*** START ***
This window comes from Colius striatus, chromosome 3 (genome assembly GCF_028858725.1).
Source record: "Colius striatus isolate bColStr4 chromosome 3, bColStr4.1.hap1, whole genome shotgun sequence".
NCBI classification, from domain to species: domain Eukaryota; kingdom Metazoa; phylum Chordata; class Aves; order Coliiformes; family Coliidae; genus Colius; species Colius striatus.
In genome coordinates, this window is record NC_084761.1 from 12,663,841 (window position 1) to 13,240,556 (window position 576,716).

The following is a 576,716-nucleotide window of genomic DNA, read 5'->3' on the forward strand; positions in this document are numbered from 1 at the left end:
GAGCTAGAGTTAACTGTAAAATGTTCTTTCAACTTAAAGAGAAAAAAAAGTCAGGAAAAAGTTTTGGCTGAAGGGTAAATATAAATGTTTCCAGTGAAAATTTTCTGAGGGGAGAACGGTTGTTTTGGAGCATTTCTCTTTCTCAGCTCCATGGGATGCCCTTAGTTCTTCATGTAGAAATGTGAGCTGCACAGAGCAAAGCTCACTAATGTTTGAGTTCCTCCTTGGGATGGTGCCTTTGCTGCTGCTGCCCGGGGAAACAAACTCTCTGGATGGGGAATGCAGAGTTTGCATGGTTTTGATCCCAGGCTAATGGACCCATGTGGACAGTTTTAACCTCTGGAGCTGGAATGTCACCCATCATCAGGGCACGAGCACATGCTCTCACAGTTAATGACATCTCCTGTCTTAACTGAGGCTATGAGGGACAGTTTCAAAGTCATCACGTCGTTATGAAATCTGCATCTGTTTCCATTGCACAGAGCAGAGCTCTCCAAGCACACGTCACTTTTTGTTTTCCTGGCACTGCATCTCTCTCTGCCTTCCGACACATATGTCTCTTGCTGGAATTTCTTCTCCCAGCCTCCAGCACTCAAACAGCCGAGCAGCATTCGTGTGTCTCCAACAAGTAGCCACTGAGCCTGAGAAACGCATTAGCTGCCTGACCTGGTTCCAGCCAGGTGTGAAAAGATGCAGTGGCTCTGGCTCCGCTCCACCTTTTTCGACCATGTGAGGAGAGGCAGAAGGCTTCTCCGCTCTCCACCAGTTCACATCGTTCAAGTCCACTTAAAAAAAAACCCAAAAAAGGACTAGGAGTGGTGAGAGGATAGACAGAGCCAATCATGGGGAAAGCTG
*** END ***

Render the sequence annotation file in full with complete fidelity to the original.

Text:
This window comes from Colius striatus, chromosome 3 (genome assembly GCF_028858725.1).
Source record: "Colius striatus isolate bColStr4 chromosome 3, bColStr4.1.hap1, whole genome shotgun sequence".
NCBI classification, from domain to species: domain Eukaryota; kingdom Metazoa; phylum Chordata; class Aves; order Coliiformes; family Coliidae; genus Colius; species Colius striatus.
In genome coordinates, this window is record NC_084761.1 from 12,663,841 (window position 1) to 13,240,556 (window position 576,716).

The following is a 576,716-nucleotide window of genomic DNA, read 5'->3' on the forward strand; positions in this document are numbered from 1 at the left end:
GAGCTAGAGTTAACTGTAAAATGTTCTTTCAACTTAAAGAGAAAAAAAAGTCAGGAAAAAGTTTTGGCTGAAGGGTAAATATAAATGTTTCCAGTGAAAATTTTCTGAGGGGAGAACGGTTGTTTTGGAGCATTTCTCTTTCTCAGCTCCATGGGATGCCCTTAGTTCTTCATGTAGAAATGTGAGCTGCACAGAGCAAAGCTCACTAATGTTTGAGTTCCTCCTTGGGATGGTGCCTTTGCTGCTGCTGCCCGGGGAAACAAACTCTCTGGATGGGGAATGCAGAGTTTGCATGGTTTTGATCCCAGGCTAATGGACCCATGTGGACAGTTTTAACCTCTGGAGCTGGAATGTCACCCATCATCAGGGCACGAGCACATGCTCTCACAGTTAATGACATCTCCTGTCTTAACTGAGGCTATGAGGGACAGTTTCAAAGTCATCACGTCGTTATGAAATCTGCATCTGTTTCCATTGCACAGAGCAGAGCTCTCCAAGCACACGTCACTTTTTGTTTTCCTGGCACTGCATCTCTCTCTGCCTTCCGACACATATGTCTCTTGCTGGAATTTCTTCTCCCAGCCTCCAGCACTCAAACAGCCGAGCAGCATTCGTGTGTCTCCAACAAGTAGCCACTGAGCCTGAGAAACGCATTAGCTGCCTGACCTGGTTCCAGCCAGGTGTGAAAAGATGCAGTGGCTCTGGCTCCGCTCCACCTTTTTCGACCATGTGAGGAGAGGCAGAAGGCTTCTCCGCTCTCCACCAGTTCACATCGTTCAAGTCCACTTAAAAAAAAACCCAAAAAAGGACTAGGAGTGGTGAGAGGATAGACAGAGCCAATCATGGGGAAAGCTG